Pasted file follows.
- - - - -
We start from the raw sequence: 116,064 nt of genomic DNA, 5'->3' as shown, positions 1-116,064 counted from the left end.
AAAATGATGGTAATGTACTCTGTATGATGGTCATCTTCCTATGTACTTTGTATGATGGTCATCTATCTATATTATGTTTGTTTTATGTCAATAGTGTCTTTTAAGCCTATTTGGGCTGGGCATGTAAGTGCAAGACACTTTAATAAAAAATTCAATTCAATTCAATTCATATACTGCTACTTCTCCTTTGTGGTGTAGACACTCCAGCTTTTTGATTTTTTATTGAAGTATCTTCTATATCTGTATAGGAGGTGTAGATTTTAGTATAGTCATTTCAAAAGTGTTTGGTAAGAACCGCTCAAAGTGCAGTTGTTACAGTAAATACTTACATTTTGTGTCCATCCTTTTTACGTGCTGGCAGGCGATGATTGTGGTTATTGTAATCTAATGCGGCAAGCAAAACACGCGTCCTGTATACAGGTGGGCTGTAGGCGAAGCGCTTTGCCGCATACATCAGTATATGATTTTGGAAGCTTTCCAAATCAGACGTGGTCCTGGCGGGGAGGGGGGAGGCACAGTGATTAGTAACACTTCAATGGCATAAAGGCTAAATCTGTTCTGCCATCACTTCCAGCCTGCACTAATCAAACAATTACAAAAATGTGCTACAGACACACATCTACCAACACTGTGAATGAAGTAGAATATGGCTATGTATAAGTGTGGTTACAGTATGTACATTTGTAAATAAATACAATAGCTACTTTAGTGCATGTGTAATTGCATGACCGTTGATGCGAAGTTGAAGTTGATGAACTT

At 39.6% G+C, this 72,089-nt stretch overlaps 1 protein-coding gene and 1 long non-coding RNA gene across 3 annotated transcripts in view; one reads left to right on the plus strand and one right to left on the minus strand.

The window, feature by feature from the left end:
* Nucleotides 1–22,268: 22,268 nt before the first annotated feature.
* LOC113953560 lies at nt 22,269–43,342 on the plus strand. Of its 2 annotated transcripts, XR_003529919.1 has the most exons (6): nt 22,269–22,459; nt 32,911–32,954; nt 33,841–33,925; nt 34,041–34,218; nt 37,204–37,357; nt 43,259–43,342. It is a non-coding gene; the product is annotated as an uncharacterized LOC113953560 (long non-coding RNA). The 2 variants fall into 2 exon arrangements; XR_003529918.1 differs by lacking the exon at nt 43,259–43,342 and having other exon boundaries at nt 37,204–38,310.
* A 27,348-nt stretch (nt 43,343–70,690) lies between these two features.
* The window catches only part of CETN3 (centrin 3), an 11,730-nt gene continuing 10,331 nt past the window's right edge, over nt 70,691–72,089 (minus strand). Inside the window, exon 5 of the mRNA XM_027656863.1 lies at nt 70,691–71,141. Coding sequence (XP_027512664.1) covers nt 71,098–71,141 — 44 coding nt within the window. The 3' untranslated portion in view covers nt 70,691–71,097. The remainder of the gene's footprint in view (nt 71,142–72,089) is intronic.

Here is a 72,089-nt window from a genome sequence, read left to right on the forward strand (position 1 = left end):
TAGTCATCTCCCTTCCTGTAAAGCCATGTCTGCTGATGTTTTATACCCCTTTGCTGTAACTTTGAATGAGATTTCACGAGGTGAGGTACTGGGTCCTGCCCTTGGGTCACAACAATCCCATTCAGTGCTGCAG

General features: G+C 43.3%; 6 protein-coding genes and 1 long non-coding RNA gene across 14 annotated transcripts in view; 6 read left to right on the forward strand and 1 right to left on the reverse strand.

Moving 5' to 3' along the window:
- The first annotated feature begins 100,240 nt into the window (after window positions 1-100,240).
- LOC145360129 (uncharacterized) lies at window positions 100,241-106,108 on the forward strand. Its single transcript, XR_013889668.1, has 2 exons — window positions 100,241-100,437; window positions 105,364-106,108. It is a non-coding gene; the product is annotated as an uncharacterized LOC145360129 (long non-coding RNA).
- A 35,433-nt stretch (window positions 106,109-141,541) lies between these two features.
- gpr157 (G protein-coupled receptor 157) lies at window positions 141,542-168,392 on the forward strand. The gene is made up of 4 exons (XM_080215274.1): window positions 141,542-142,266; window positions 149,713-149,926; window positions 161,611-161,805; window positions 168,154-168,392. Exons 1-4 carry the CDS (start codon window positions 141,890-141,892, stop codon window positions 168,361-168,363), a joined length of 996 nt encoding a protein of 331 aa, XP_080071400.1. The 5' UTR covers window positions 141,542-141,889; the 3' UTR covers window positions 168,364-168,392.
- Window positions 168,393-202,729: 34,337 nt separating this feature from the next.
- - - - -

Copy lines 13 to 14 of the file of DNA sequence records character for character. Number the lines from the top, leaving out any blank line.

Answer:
- The first annotated feature begins 100,240 nt into the window (after window positions 1-100,240).
- LOC145360129 (uncharacterized) lies at window positions 100,241-106,108 on the forward strand. Its single transcript, XR_013889668.1, has 2 exons — window positions 100,241-100,437; window positions 105,364-106,108. It is a non-coding gene; the product is annotated as an uncharacterized LOC145360129 (long non-coding RNA).